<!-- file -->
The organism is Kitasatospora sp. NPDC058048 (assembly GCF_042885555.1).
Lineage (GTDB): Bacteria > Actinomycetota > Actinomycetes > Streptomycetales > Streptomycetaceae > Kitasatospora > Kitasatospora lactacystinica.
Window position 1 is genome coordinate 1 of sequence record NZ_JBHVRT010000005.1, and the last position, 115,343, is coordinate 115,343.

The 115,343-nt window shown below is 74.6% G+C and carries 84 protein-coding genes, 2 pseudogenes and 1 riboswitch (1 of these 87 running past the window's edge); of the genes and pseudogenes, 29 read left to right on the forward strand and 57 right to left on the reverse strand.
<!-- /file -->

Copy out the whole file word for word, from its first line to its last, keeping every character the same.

The organism is Kitasatospora sp. NPDC058048 (assembly GCF_042885555.1).
Lineage (GTDB): Bacteria > Actinomycetota > Actinomycetes > Streptomycetales > Streptomycetaceae > Kitasatospora > Kitasatospora lactacystinica.
Window position 1 is genome coordinate 1 of sequence record NZ_JBHVRT010000005.1, and the last position, 115,343, is coordinate 115,343.

The 115,343-nt window shown below is 74.6% G+C and carries 84 protein-coding genes, 2 pseudogenes and 1 riboswitch (1 of these 87 running past the window's edge); of the genes and pseudogenes, 29 read left to right on the forward strand and 57 right to left on the reverse strand.